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Latam Brief: Nicaragua strips 94 people of citizenship (February 16)

Latin America Daily Briefing


  • Daniel Ortega’s authoritarian government stripped 94 Nicaraguans of their citizenship — the latest in a long crackdown against dissent. Those affected by a judicial decision, yesterday, include literary luminaries Sergio Ramírez and Gioconda Belli, journalists Carlos Fernando Chamorro and Miranda, rights activist Vilma Núñez, former Sandinista rebel commander Luis Carrión, and the auxiliary bishop of Nicaragua’s capital, Managua, Silvio Báez. Those who are not in Nicaragua were declared fugitives, and its unclear what the implications are for those who remain in the country. (GuardianAssociated Press)

  • The regime released and exiled 222 political prisoners last week, later stripping them of their citizenship as well. Legal experts assert that the stripping of citizenship and expulsions could constitute crimes against humanity, reports El Faro.

El Salvador

  • El Salvador’s government plans to maintain a state of emergency to combat gangs which has been in effect for nearly a year already. The policy has widespread public support, despite widespread allegations of human rights abuses. Security forces have arrested more than 64,000 suspected gang members and associates since last March. Authorities estimate they have around 10,000 more arrests to make, reports Reuters.


  • Venezuela’s opposition said it will hold a presidential primary on Oct. 22 to choose a candidate to face the ruling party in presidential elections tentatively scheduled for 2024. (Reuters)


  • Thousands of Colombians protested against President Gustavo Petro’s proposed health care reforms and a possible amnesty for members of armed groups in his quest for “total peace,” reports AFP. The Petro administration seeks to increase the role of the state in healthcare, a move opposed by the country’s right-wing parties and private sector. (See yesterday’s briefs.)

  • Petro attacked “two bankers” he says are abusing Colombia’s pension system to the detriment of workers. (Bloomberg)

  • A Colombian government decree banning shark fishing and its commercialization, last year, was welcomed by environmentalists who hope it will tackle shark-fin exports and protecting marine life. But the decree also banned artisanal fishing, livelihoods of many small communities on the line, reports the Guardian.

Regional Relations

  • Most of the evidence presented against former Mexican security chief Genaro García Luna in U.S. federal court over the past month has come from criminals, who say García Luna was on cartel payrolls even as he headed Mexico’s anti-drug strategy in the 2000s. The case rests on whether the jurors will believe the word of drug traffickers, reports the New York Times.


  • Belize said it would delay ratification of the Escazú Agreement, after Costa Rica’s Congress blocked the country’s ratification of the landmark U.N.-backed environmental treaty. (See today’s Just Caribbean Updates.)


  • Honduran lawmakers will convene later today to select magistrates for the country’s Supreme Court. (TuNota)


  • An Ecuadorean Indigenous Amazon community ended a weeks-long protest affecting production at two oil blocks belonging to state-run energy company Petroecuador. (Reuters)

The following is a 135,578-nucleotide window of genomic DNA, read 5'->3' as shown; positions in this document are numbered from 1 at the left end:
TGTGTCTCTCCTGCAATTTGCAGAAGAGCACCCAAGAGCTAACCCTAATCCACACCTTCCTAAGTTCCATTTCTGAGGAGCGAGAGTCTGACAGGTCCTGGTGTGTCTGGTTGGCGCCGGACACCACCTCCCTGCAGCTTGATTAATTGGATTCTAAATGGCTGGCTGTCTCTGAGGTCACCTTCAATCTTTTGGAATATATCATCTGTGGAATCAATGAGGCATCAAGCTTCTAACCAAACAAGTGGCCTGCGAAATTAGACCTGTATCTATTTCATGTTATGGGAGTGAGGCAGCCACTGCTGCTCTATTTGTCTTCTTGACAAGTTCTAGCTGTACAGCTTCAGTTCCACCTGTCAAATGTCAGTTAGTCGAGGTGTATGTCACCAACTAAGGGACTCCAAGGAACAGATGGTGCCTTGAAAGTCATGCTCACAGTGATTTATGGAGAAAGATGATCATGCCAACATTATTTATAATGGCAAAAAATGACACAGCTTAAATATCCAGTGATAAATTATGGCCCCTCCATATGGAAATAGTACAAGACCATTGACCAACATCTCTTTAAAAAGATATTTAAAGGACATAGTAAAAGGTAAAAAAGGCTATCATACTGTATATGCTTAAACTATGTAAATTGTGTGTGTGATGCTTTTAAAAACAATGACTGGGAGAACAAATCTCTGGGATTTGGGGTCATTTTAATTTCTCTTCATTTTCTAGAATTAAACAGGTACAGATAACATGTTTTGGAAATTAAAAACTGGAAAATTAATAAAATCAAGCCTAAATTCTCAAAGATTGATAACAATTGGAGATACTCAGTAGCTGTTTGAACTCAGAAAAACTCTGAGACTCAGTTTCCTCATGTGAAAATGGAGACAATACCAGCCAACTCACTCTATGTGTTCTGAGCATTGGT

• Insufficient mining regulations in Ecuador have led to environmental pollution and adverse effects on the health of Indigenous communities according to activists who call for additional protections. (Al Jazeera)


  • At least 39 migrants headed towards the U.S. died in a gruesome bus accident in Panama after trekking through the infamous Darien Gap. (Guardian)

Regional Relations

  • Paraguay and Taiwan are united by destiny, Paraguayan President Mario Abdo said today on a visit to the island. Paraguay is one of only 14 countries to have formal diplomatic relations with Taiwan, a relationship that could be affected by the South American country’s presidential election in April. (Reuters)


  • A Congress-appointed Council of Experts will make a first draft of a new constitution for Chile. The new process, arduously hashed out by lawmakers after voters rejected a proposed magna carta in September, “underrepresents the Left and includes figures with deep ties to the dictatorship, while lacking a mechanism to include the voices of the Chilean people in the process,” write Cathy Schneider and Sofía Williamson-García in Nacla.

  • It has long been widely believed that Nobel laureate Pablo Neruda was murdered by Chile’s newly installed dictatorship in 1973. Evidence revealed this week by a forensic investigation concludes that he was indeed possibly poisoned, but it’s not certain — leaving the 50-year-old mystery unresolved. (New York Times, see Tuesday’s briefs.)

  • Neruda was not only one of the 20th century’s greatest poets, but also a political activist and leading spokesman for Chile’s left, notes the New York Times.

Literary corner

  • “São Paulo is not only the richest urban center in Brazil: It is a rhizome fed by conflicting moral, ethical and aesthetic ambitions and imaginations, which lead and influence an entire country’s cultural production,” writes Paulo Scott in a literary guide to the city. (New York Times)

Jordana Timerman / Latin America Daily Briefing

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